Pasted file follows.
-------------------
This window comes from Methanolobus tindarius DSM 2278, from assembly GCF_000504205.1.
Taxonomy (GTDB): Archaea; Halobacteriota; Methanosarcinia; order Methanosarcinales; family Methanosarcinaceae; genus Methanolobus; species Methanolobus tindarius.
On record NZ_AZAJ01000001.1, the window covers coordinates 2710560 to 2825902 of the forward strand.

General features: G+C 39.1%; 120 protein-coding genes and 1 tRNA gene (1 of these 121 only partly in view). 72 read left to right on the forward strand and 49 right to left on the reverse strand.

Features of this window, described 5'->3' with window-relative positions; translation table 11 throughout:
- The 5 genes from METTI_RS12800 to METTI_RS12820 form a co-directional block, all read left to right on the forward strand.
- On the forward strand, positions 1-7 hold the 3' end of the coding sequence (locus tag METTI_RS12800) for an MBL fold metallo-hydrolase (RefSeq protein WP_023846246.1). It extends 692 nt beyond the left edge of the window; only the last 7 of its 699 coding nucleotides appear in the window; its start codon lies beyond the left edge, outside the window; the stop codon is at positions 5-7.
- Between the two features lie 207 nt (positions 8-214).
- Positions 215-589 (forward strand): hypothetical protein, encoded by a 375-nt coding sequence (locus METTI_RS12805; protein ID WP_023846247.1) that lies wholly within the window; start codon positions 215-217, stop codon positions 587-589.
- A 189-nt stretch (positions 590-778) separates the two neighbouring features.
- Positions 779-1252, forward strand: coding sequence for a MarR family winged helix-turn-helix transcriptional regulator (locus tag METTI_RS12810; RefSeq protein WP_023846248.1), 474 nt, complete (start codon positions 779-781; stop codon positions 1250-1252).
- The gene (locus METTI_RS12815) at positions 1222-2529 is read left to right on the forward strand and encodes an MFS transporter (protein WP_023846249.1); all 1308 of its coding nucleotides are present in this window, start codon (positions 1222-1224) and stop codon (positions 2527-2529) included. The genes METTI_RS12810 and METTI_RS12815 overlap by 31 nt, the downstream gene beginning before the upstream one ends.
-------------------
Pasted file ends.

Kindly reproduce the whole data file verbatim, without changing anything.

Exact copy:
This window comes from Methanolobus tindarius DSM 2278, from assembly GCF_000504205.1.
Taxonomy (GTDB): Archaea; Halobacteriota; Methanosarcinia; order Methanosarcinales; family Methanosarcinaceae; genus Methanolobus; species Methanolobus tindarius.
On record NZ_AZAJ01000001.1, the window covers coordinates 2710560 to 2825902 of the forward strand.

General features: G+C 39.1%; 120 protein-coding genes and 1 tRNA gene (1 of these 121 only partly in view). 72 read left to right on the forward strand and 49 right to left on the reverse strand.

Features of this window, described 5'->3' with window-relative positions; translation table 11 throughout:
- The 5 genes from METTI_RS12800 to METTI_RS12820 form a co-directional block, all read left to right on the forward strand.
- On the forward strand, positions 1-7 hold the 3' end of the coding sequence (locus tag METTI_RS12800) for an MBL fold metallo-hydrolase (RefSeq protein WP_023846246.1). It extends 692 nt beyond the left edge of the window; only the last 7 of its 699 coding nucleotides appear in the window; its start codon lies beyond the left edge, outside the window; the stop codon is at positions 5-7.
- Between the two features lie 207 nt (positions 8-214).
- Positions 215-589 (forward strand): hypothetical protein, encoded by a 375-nt coding sequence (locus METTI_RS12805; protein ID WP_023846247.1) that lies wholly within the window; start codon positions 215-217, stop codon positions 587-589.
- A 189-nt stretch (positions 590-778) separates the two neighbouring features.
- Positions 779-1252, forward strand: coding sequence for a MarR family winged helix-turn-helix transcriptional regulator (locus tag METTI_RS12810; RefSeq protein WP_023846248.1), 474 nt, complete (start codon positions 779-781; stop codon positions 1250-1252).
- The gene (locus METTI_RS12815) at positions 1222-2529 is read left to right on the forward strand and encodes an MFS transporter (protein WP_023846249.1); all 1308 of its coding nucleotides are present in this window, start codon (positions 1222-1224) and stop codon (positions 2527-2529) included. The genes METTI_RS12810 and METTI_RS12815 overlap by 31 nt, the downstream gene beginning before the upstream one ends.